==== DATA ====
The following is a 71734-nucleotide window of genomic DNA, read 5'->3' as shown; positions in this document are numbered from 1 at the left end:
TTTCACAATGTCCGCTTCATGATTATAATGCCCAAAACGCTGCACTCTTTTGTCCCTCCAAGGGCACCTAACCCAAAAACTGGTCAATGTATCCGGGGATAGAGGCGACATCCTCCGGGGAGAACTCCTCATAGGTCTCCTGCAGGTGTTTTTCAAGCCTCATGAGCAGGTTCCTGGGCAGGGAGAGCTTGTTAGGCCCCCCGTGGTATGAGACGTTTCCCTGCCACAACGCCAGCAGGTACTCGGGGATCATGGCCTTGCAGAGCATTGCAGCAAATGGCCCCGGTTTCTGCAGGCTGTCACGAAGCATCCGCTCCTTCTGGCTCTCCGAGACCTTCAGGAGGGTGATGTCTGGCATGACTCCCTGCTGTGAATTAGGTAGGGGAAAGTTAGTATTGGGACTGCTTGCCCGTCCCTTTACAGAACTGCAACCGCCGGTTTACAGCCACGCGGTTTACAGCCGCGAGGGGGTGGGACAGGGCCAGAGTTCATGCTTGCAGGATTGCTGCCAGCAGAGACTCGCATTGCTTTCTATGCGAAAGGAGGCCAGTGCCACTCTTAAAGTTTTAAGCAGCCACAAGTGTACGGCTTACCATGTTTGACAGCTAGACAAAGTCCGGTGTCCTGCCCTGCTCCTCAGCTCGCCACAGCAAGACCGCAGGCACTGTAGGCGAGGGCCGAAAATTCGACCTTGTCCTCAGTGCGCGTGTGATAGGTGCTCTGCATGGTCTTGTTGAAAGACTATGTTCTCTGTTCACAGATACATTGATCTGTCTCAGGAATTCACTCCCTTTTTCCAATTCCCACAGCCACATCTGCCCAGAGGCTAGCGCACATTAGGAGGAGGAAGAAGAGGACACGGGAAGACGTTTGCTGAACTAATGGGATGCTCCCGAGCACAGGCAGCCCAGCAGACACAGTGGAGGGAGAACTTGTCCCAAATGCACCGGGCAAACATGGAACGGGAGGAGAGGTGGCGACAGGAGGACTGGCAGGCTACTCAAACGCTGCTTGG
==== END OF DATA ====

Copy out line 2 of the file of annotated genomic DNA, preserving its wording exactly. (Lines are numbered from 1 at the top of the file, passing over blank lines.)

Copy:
TTTCACAATGTCCGCTTCATGATTATAATGCCCAAAACGCTGCACTCTTTTGTCCCTCCAAGGGCACCTAACCCAAAAACTGGTCAATGTATCCGGGGATAGAGGCGACATCCTCCGGGGAGAACTCCTCATAGGTCTCCTGCAGGTGTTTTTCAAGCCTCATGAGCAGGTTCCTGGGCAGGGAGAGCTTGTTAGGCCCCCCGTGGTATGAGACGTTTCCCTGCCACAACGCCAGCAGGTACTCGGGGATCATGGCCTTGCAGAGCATTGCAGCAAATGGCCCCGGTTTCTGCAGGCTGTCACGAAGCATCCGCTCCTTCTGGCTCTCCGAGACCTTCAGGAGGGTGATGTCTGGCATGACTCCCTGCTGTGAATTAGGTAGGGGAAAGTTAGTATTGGGACTGCTTGCCCGTCCCTTTACAGAACTGCAACCGCCGGTTTACAGCCACGCGGTTTACAGCCGCGAGGGGGTGGGACAGGGCCAGAGTTCATGCTTGCAGGATTGCTGCCAGCAGAGACTCGCATTGCTTTCTATGCGAAAGGAGGCCAGTGCCACTCTTAAAGTTTTAAGCAGCCACAAGTGTACGGCTTACCATGTTTGACAGCTAGACAAAGTCCGGTGTCCTGCCCTGCTCCTCAGCTCGCCACAGCAAGACCGCAGGCACTGTAGGCGAGGGCCGAAAATTCGACCTTGTCCTCAGTGCGCGTGTGATAGGTGCTCTGCATGGTCTTGTTGAAAGACTATGTTCTCTGTTCACAGATACATTGATCTGTCTCAGGAATTCACTCCCTTTTTCCAATTCCCACAGCCACATCTGCCCAGAGGCTAGCGCACATTAGGAGGAGGAAGAAGAGGACACGGGAAGACGTTTGCTGAACTAATGGGATGCTCCCGAGCACAGGCAGCCCAGCAGACACAGTGGAGGGAGAACTTGTCCCAAATGCACCGGGCAAACATGGAACGGGAGGAGAGGTGGCGACAGGAGGACTGGCAGGCTACTCAAACGCTGCTTGG